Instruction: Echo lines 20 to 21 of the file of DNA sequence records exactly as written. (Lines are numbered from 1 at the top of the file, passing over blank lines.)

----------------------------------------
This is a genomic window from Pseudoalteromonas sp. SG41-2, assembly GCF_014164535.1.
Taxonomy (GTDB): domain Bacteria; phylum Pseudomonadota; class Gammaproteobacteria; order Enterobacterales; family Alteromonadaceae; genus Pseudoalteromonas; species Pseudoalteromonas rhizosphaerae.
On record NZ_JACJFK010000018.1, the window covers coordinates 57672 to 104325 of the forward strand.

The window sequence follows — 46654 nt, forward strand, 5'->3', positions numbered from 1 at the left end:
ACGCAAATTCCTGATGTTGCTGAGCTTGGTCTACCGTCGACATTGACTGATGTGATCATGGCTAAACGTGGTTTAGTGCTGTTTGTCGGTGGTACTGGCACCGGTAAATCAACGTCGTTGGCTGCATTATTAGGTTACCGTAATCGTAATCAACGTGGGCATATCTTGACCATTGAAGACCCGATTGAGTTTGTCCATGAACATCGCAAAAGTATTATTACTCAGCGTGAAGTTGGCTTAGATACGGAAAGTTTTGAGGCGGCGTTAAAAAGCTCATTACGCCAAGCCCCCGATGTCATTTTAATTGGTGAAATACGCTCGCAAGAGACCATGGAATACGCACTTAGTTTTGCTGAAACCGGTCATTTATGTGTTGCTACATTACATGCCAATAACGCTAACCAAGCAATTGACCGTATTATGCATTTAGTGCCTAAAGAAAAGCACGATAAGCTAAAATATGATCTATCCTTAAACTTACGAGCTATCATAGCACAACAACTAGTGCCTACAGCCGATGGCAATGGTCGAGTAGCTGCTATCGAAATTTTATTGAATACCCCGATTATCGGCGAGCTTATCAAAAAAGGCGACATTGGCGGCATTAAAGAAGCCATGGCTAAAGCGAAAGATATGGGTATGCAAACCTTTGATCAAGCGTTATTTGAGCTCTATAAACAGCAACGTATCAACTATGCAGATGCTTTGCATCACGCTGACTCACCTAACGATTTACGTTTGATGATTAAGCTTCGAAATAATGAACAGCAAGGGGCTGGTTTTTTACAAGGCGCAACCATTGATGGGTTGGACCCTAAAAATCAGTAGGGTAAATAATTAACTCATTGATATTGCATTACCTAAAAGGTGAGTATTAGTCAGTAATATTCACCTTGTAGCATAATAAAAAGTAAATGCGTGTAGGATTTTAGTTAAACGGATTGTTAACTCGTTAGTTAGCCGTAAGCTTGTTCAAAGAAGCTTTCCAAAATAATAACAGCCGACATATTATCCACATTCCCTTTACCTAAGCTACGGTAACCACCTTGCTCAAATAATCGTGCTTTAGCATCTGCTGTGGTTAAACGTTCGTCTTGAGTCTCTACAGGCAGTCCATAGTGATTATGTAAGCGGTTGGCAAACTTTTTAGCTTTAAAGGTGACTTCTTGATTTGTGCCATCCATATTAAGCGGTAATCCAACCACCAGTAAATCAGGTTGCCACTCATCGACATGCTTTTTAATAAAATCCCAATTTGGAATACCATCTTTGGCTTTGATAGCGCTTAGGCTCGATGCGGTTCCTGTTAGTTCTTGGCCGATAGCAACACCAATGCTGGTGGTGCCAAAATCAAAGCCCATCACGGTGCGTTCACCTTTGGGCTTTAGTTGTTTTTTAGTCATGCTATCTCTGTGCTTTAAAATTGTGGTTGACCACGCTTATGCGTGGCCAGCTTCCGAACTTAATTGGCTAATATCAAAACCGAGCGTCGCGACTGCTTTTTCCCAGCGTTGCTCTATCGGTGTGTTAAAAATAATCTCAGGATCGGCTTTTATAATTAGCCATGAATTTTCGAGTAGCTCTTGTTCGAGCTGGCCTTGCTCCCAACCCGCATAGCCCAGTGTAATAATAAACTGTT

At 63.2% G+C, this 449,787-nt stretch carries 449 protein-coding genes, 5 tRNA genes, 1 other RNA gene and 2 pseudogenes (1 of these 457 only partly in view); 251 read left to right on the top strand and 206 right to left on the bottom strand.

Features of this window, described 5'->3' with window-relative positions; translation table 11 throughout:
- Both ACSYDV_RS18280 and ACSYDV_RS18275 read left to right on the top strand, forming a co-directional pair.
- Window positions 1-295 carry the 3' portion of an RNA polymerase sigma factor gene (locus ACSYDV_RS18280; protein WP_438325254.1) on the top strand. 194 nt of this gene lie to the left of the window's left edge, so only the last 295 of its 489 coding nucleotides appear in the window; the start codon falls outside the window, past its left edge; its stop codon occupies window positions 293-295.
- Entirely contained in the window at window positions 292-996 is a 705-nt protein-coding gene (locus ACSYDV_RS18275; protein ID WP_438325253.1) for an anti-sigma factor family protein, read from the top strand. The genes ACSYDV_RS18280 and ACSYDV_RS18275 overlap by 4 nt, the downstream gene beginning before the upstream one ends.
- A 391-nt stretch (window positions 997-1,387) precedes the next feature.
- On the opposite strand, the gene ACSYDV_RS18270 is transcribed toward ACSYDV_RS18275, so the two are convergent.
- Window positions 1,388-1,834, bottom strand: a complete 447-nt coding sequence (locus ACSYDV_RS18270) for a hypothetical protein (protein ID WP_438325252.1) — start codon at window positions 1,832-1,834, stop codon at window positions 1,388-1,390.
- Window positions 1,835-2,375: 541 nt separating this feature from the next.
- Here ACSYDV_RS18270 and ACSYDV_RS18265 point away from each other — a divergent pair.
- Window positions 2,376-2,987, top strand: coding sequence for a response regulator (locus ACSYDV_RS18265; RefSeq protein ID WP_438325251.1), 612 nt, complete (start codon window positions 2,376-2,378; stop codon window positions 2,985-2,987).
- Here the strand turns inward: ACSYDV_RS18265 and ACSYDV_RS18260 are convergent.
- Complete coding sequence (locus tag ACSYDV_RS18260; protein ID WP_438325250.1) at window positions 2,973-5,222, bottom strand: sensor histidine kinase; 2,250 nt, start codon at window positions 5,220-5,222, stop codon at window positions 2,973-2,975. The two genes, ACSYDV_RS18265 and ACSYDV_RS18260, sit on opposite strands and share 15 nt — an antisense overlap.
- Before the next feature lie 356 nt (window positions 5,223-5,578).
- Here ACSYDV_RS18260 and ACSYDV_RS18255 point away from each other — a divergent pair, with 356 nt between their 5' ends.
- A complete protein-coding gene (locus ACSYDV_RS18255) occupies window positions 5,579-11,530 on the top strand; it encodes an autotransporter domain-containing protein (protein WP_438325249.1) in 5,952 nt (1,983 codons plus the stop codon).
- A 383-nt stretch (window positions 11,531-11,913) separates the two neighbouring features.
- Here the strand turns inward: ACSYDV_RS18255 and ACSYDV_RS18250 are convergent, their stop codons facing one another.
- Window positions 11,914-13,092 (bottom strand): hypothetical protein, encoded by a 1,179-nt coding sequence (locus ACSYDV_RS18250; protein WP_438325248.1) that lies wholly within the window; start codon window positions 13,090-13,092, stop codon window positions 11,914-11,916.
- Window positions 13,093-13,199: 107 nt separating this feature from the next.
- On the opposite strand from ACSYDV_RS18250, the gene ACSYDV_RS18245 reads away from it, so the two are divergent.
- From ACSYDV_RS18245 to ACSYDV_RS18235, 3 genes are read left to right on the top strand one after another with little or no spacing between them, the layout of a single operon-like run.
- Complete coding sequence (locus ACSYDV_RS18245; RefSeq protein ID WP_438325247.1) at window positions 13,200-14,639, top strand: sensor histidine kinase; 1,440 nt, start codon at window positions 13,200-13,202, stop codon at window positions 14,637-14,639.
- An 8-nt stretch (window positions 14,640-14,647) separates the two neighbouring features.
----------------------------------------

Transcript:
- Here ACSYDV_RS18260 and ACSYDV_RS18255 point away from each other — a divergent pair, with 356 nt between their 5' ends.
- A complete protein-coding gene (locus ACSYDV_RS18255) occupies window positions 5,579-11,530 on the top strand; it encodes an autotransporter domain-containing protein (protein WP_438325249.1) in 5,952 nt (1,983 codons plus the stop codon).